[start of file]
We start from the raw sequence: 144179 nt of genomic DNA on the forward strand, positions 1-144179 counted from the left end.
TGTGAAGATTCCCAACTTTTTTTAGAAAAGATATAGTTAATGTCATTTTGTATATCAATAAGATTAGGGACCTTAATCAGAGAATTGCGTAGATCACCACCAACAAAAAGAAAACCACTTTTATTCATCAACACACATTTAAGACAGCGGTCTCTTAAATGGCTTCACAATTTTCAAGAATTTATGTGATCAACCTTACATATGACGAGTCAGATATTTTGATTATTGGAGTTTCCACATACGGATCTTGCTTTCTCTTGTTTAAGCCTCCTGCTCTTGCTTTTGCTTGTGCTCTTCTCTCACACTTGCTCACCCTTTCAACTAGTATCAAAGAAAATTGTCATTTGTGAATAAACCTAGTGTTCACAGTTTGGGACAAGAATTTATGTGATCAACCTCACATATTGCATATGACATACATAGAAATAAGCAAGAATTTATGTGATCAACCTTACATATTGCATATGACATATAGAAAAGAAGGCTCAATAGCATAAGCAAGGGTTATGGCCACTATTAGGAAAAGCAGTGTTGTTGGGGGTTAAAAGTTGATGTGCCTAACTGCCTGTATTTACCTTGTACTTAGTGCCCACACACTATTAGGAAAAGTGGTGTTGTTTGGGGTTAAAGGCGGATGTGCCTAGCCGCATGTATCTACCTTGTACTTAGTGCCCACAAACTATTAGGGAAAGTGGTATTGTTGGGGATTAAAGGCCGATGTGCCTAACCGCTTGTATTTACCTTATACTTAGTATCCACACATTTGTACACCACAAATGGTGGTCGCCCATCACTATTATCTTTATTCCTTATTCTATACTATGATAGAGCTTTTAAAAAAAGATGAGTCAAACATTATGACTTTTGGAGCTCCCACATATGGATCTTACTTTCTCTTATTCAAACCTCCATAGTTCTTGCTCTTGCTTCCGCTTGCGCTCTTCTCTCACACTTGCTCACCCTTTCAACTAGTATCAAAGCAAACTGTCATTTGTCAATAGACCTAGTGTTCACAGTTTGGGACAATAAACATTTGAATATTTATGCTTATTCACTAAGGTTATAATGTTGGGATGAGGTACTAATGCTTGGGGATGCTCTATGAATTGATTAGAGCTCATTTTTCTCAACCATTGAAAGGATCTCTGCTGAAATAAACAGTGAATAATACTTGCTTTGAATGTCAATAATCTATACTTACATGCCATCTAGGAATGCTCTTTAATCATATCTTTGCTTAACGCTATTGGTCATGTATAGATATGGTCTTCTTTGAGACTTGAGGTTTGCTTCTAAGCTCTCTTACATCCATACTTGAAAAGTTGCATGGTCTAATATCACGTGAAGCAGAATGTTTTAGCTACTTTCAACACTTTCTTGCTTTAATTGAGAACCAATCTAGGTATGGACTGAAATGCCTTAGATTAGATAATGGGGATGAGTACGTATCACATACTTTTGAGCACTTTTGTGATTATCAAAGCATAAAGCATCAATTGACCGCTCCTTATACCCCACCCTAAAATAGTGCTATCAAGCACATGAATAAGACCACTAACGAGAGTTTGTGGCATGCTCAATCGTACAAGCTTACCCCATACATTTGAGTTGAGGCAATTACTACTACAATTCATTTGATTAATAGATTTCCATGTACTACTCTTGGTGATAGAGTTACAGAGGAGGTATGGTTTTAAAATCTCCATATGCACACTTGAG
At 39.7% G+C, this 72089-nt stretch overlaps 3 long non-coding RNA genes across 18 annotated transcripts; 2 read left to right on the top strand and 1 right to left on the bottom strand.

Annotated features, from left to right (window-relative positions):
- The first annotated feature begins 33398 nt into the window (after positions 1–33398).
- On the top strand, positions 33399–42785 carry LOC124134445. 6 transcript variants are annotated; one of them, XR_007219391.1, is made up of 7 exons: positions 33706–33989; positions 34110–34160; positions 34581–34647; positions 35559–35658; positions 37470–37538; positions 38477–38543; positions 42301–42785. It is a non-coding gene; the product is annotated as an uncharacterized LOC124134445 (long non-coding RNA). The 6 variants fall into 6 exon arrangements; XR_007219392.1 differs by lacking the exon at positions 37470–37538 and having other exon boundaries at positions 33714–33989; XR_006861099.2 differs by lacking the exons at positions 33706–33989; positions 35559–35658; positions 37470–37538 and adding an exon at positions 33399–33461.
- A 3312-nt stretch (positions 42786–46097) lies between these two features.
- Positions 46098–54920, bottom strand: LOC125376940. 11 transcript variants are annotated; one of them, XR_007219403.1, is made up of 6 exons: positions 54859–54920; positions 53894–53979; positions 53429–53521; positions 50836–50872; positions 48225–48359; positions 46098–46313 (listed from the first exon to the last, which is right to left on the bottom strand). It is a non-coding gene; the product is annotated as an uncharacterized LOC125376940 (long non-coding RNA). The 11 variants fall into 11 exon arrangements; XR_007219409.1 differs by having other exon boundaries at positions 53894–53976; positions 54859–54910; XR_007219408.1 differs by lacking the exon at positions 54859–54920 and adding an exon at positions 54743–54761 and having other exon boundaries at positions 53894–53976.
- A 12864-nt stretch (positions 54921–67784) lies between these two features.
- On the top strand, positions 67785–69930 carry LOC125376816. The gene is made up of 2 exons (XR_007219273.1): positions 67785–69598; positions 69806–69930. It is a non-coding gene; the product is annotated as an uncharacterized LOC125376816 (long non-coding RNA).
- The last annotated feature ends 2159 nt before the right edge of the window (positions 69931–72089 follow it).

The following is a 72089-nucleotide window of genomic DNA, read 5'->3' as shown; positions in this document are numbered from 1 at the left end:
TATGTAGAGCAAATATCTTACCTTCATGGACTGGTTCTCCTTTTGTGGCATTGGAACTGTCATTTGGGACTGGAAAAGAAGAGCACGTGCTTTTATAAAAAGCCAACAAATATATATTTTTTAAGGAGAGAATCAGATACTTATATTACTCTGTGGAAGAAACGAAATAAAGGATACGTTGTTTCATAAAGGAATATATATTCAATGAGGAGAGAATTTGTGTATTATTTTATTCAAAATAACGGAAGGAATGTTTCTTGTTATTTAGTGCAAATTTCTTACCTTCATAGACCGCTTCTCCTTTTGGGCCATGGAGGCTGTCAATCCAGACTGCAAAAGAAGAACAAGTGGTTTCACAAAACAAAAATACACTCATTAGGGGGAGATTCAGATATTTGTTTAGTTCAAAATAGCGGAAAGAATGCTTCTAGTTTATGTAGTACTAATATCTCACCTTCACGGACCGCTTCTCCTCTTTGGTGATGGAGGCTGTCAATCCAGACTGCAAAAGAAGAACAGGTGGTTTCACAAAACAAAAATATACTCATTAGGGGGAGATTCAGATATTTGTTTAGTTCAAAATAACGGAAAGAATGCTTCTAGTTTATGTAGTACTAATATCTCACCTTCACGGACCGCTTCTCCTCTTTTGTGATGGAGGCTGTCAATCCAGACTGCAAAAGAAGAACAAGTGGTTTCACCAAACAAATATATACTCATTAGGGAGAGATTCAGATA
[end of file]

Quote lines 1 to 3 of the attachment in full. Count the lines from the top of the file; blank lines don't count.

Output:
We start from the raw sequence: 144179 nt of genomic DNA on the forward strand, positions 1-144179 counted from the left end.
TGTGAAGATTCCCAACTTTTTTTAGAAAAGATATAGTTAATGTCATTTTGTATATCAATAAGATTAGGGACCTTAATCAGAGAATTGCGTAGATCACCACCAACAAAAAGAAAACCACTTTTATTCATCAACACACATTTAAGACAGCGGTCTCTTAAATGGCTTCACAATTTTCAAGAATTTATGTGATCAACCTTACATATGACGAGTCAGATATTTTGATTATTGGAGTTTCCACATACGGATCTTGCTTTCTCTTGTTTAAGCCTCCTGCTCTTGCTTTTGCTTGTGCTCTTCTCTCACACTTGCTCACCCTTTCAACTAGTATCAAAGAAAATTGTCATTTGTGAATAAACCTAGTGTTCACAGTTTGGGACAAGAATTTATGTGATCAACCTCACATATTGCATATGACATACATAGAAATAAGCAAGAATTTATGTGATCAACCTTACATATTGCATATGACATATAGAAAAGAAGGCTCAATAGCATAAGCAAGGGTTATGGCCACTATTAGGAAAAGCAGTGTTGTTGGGGGTTAAAAGTTGATGTGCCTAACTGCCTGTATTTACCTTGTACTTAGTGCCCACACACTATTAGGAAAAGTGGTGTTGTTTGGGGTTAAAGGCGGATGTGCCTAGCCGCATGTATCTACCTTGTACTTAGTGCCCACAAACTATTAGGGAAAGTGGTATTGTTGGGGATTAAAGGCCGATGTGCCTAACCGCTTGTATTTACCTTATACTTAGTATCCACACATTTGTACACCACAAATGGTGGTCGCCCATCACTATTATCTTTATTCCTTATTCTATACTATGATAGAGCTTTTAAAAAAAGATGAGTCAAACATTATGACTTTTGGAGCTCCCACATATGGATCTTACTTTCTCTTATTCAAACCTCCATAGTTCTTGCTCTTGCTTCCGCTTGCGCTCTTCTCTCACACTTGCTCACCCTTTCAACTAGTATCAAAGCAAACTGTCATTTGTCAATAGACCTAGTGTTCACAGTTTGGGACAATAAACATTTGAATATTTATGCTTATTCACTAAGGTTATAATGTTGGGATGAGGTACTAATGCTTGGGGATGCTCTATGAATTGATTAGAGCTCATTTTTCTCAACCATTGAAAGGATCTCTGCTGAAATAAACAGTGAATAATACTTGCTTTGAATGTCAATAATCTATACTTACATGCCATCTAGGAATGCTCTTTAATCATATCTTTGCTTAACGCTATTGGTCATGTATAGATATGGTCTTCTTTGAGACTTGAGGTTTGCTTCTAAGCTCTCTTACATCCATACTTGAAAAGTTGCATGGTCTAATATCACGTGAAGCAGAATGTTTTAGCTACTTTCAACACTTTCTTGCTTTAATTGAGAACCAATCTAGGTATGGACTGAAATGCCTTAGATTAGATAATGGGGATGAGTACGTATCACATACTTTTGAGCACTTTTGTGATTATCAAAGCATAAAGCATCAATTGACCGCTCCTTATACCCCACCCTAAAATAGTGCTATCAAGCACATGAATAAGACCACTAACGAGAGTTTGTGGCATGCTCAATCGTACAAGCTTACCCCATACATTTGAGTTGAGGCAATTACTACTACAATTCATTTGATTAATAGATTTCCATGTACTACTCTTGGTGATAGAGTTACAGAGGAGGTATGGTTTTAAAATCTCCATATGCACACTTGAG
At 39.7% G+C, this 72089-nt stretch overlaps 3 long non-coding RNA genes across 18 annotated transcripts; 2 read left to right on the top strand and 1 right to left on the bottom strand.